Wet Winter Eases Dispute Over Colorado River Flows

By J.R. Pegg

WASHINGTON, DC, May 3, 2005 (ENS) – The Bush administration on Monday denied a request by Colorado, New Mexico, Utah and Wyoming to curb Colorado River water releases from drought-depleted Lake Powell.

Interior Secretary Gale Norton said reduced flows are unnecessary because heavy winter rain and snow have eased drought conditions in the Colorado River Basin.

The decision reaffirmed the Interior Secretary’s authority to manage water flows on the river and Norton said the agency would review the situation next April to see if adjustments are then warranted.

Federal officials "remain concerned about drought in the basin," Norton said. "We need to continue close monitoring of reservoir levels and releases."

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Water levels in Lake Powell are low as shown by the dry white margins visible all around the reservoir. (Photo credit unknown)
The decision is the latest twist in the long struggle to satisfy the seven increasingly thirsty states that rely on water from the Colorado River Basin.

A 1922 federal/state compact divides the water between Colorado, New Mexico, Utah and Wyoming – the upper basin states – and the lower basin states of Arizona, California and Nevada.

Satisfying the demands of the accord has in recent years proved more contentious due to sustained population growth and a multiyear drought that began in 1999.

Improved conditions this winter prompted the upper basin states to ask the federal government to reduce releases through the Glen Canyon Dam in Arizona – a move that would boost the level of Lake Powell, which sits on the Arizona-Utah border.

Lake Powell is currently at about 34 percent of total capacity.

Water released from Lake Powell flows downriver into Lake Mead, which sits on the Arizona-Nevada border.

Lake Mead is the primary reservoir for Arizona, California and Nevada – water from the reservoir is also used to meet U.S. treaty obligations to Mexico.

The upper basin states contend the request is justified because heavy rains have sufficiently boosted the level of Lake Mead to some 60 percent capacity.

The move is "unwarranted," Norton said, given the region’s wettest winter in five years.

Federal officials said their projections of snowmelt – and the planned releases – will bring both reservoirs to similar levels by September 2006.

The decision met with the approval of Arizona Governor Janet Napolitano, a Democrat. "I commend Secretary Norton's decision to support the laws of the Colorado River," the governor said Monday. "This decision also recognizes that there is great value in maintaining the longstanding and cooperative relationship among the seven states that draw water from the Colorado."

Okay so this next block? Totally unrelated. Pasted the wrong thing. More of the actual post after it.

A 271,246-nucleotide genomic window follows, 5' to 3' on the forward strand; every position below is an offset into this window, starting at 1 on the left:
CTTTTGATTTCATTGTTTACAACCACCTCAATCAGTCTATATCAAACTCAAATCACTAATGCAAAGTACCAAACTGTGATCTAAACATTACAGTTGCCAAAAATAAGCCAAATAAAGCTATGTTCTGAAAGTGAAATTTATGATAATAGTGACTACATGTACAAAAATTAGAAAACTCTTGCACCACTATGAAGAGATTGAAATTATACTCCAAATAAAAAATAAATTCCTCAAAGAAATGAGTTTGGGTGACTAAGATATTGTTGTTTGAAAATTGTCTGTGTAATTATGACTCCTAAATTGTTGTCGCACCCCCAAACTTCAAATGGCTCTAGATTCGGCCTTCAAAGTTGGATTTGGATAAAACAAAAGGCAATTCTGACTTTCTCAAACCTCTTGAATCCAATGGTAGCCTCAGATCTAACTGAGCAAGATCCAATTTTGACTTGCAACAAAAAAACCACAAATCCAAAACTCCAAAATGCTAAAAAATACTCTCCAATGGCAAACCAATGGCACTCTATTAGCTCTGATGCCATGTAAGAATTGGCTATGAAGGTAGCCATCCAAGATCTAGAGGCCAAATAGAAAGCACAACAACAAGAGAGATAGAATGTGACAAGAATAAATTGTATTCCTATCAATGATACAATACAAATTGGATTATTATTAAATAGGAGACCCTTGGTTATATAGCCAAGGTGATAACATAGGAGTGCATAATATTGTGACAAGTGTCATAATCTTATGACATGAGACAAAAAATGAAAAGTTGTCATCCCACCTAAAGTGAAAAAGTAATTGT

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Lake Mead is created by the Hoover Dam across the Colorado River. Water levels in the reservoir have been low for years. (Photo credit unknown)
The latest forecast from the National Weather Service indicates that snowmelt runoff through July will be 106 percent of average.

With this runoff, Lake Powell is projected to be at 48 percent of capacity, and Lake Mead at 57.5 percent of capacity by September 2005.

These capacities equal some 10.9 million acre-feet and 13 million acre-feet, respectively.

If "average" runoff persists through next year, these reservoirs are projected to have nearly identical contents by September 2006, according to the Interior Department.

Interior also officials cited concerns about the impact of reduced flows on hydroelectric power production and on conservation efforts partially funded the utilities.

Norton urged the seven states of the Colorado River Basin to agree to a comprehensive plan to manage the river during drought, including reservoir levels and releases from Lake Powell – something they have been unable to manage to date.

In a bid to jumpstart that effort, Norton announced a meeting of federal and state officials, as well as relevant stakeholders, to be held later this month.

Those consultations should "at a minimum" address the development of guidelines for lower basin shortages and management of Lake Powell and Lake Mead, said Norton, who called for the effort to be completed by December 2007.

"We do not underestimate the challenges facing us in this effort," Norton said. "The importance of the Colorado River to the Southwest for water supply, hydropower production, fish and wildlife, recreation and other benefits dictates that all parties work together to find creative solutions that will conserve reservoir storage and help to minimize the adverse effects of drought in the basin."